Have you ever read an article about a scientific breakthrough and wondered how accurate the reporting is? Or wondered about the research behind the headlines? This is the beginnings of critical appraisal: thinking critically about what you see and hear, and asking questions to determine whether how much of a 'breakthrough' something really is.
The article "Is this study legit? 5 questions to ask when reading news stories of medical research" is a neat introduction to the sorts of questions you should ask in these situations, but there's more than that when it comes to critical appraisal. Read on to learn more about this practical and crucial aspect of evidence-based practice.
Critical appraisal forms part of the process of evidence-based practice.
“Evidence-based practice across the health professions” outlines the fives steps of this process. Critical appraisal is step three:
Critical appraisal is the examination of evidence to determine applicability to clinical practice. It considers (1):
If practitioners hope to ‘stand on the shoulders of giants’, practicing in a manner that is responsive to the discoveries of the research community, then it makes sense for the responsible, critically thinking practitioner to consider the reliability, influence, and relevance of the evidence presented to them.
While critical thinking is valuable, it is also important to avoid treading too much into cynicism; in the words of Hoffman et al. (1):
… keep in mind that no research is perfect and that it is important not to be overly critical of research articles. An article just needs to be good enough to assist you to make a clinical decision.
Evidence-based practice is intended to be practical. To enable this, critical appraisal checklists have been developed to guide practitioners through the process in an efficient yet comprehensive manner.
Critical appraisal checklists guide the reader through the appraisal process by prompting the reader to ask certain questions of the paper they are appraising. There are many different critical appraisal checklists but the best apply certain questions based on what type of study the paper is describing. This allows for a more nuanced and appropriate appraisal. Wherever possible, choose the appraisal tool that best fits the study you are appraising.
Like many things in life, repetition builds confidence and the more you apply critical appraisal tools (like checklists) to the literature the more the process will become second nature for you and the more effective you will be.
Identifying the study type described in the paper is sometimes a harder job than it should be. Helpful papers spell out the study type in the title or abstract, but not all papers are helpful in this way. As such, the critical appraiser may need to do a little work to identify what type of study they are about to critique. Again, experience builds confidence but having an understanding of the typical features of common study types certainly helps.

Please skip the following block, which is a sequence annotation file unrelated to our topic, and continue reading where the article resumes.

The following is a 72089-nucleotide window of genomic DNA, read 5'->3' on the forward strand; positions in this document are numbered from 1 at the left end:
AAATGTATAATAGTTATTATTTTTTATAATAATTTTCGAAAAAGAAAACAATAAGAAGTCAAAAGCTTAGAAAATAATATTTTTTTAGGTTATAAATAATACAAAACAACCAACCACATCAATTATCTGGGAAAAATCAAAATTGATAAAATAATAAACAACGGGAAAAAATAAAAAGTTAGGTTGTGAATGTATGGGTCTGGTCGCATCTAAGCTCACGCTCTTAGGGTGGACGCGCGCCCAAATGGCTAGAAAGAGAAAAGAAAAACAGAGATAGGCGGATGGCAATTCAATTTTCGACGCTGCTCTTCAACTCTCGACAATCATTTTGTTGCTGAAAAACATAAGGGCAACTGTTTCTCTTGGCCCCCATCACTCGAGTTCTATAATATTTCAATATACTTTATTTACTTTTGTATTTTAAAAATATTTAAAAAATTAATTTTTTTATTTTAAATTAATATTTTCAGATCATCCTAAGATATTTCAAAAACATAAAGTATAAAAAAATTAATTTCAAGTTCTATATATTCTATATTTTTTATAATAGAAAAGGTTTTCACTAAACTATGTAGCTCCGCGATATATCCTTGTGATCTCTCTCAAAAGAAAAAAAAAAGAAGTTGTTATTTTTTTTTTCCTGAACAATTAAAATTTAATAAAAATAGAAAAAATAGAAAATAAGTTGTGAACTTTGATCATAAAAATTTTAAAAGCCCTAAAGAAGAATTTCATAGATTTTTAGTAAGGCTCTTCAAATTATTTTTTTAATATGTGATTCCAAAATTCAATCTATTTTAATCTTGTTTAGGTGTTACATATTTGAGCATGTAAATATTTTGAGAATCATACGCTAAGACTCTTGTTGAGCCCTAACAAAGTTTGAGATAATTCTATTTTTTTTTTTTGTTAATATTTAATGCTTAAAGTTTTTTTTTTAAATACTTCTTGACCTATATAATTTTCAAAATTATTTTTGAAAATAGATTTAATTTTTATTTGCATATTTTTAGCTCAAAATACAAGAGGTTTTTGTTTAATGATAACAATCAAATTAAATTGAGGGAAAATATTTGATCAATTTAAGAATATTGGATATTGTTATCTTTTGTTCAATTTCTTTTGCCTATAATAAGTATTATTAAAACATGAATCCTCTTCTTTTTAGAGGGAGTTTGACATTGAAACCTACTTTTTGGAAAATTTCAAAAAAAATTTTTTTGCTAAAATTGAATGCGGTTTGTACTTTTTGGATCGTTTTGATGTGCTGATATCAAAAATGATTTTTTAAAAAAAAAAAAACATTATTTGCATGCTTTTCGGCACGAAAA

To assist with this, the Library has produced a guide to study designs in health research.
The following selected references will help also with understanding study types but there are also other resources in the Library’s collection and freely available online:
In order to encourage consistency and quality, authors of reports on research should follow reporting guidelines when writing their papers. The EQUATOR Network is a good source of reporting guidelines for the main study types.
While these guidelines aren't critical appraisal tools as such, they can assist by prompting you to consider whether the reporting of the research is missing important elements.
Once you've identified the study type at hand, visit EQUATOR to find the associated reporting guidelines and ask yourself: does this paper meet the guideline for its study type?
Determining which checklist to use ultimately comes down to finding an appraisal tool that:
Below are some sources of critical appraisal tools. These have been selected as they are known to be widely accepted, easily applicable, and relevant to appraisal of a typical journal article. You may find another tool that you prefer, which is acceptable as long as it is defensible:
The information on this page has been compiled by the Medical Librarian. Please contact the Library's Health Team (email@example.com) for further assistance.
1. Hoffmann T, Bennett S, Del Mar C. Evidence-based practice across the health professions. 2nd ed. Chatswood, N.S.W., Australia: Elsevier Churchill Livingston; 2013.
2. Greenhalgh T. How to read a paper : the basics of evidence-based medicine. 5th ed. Chichester, West Sussex: Wiley; 2014.
3. Harris M, Jackson D, Taylor G. Clinical evidence made easy. Oxfordshire, England: Scion Publishing; 2014.
4. Aronoff SC. Translational research and clinical practice: basic tools for medical decision making and self-learning. New York: Oxford University Press; 2011.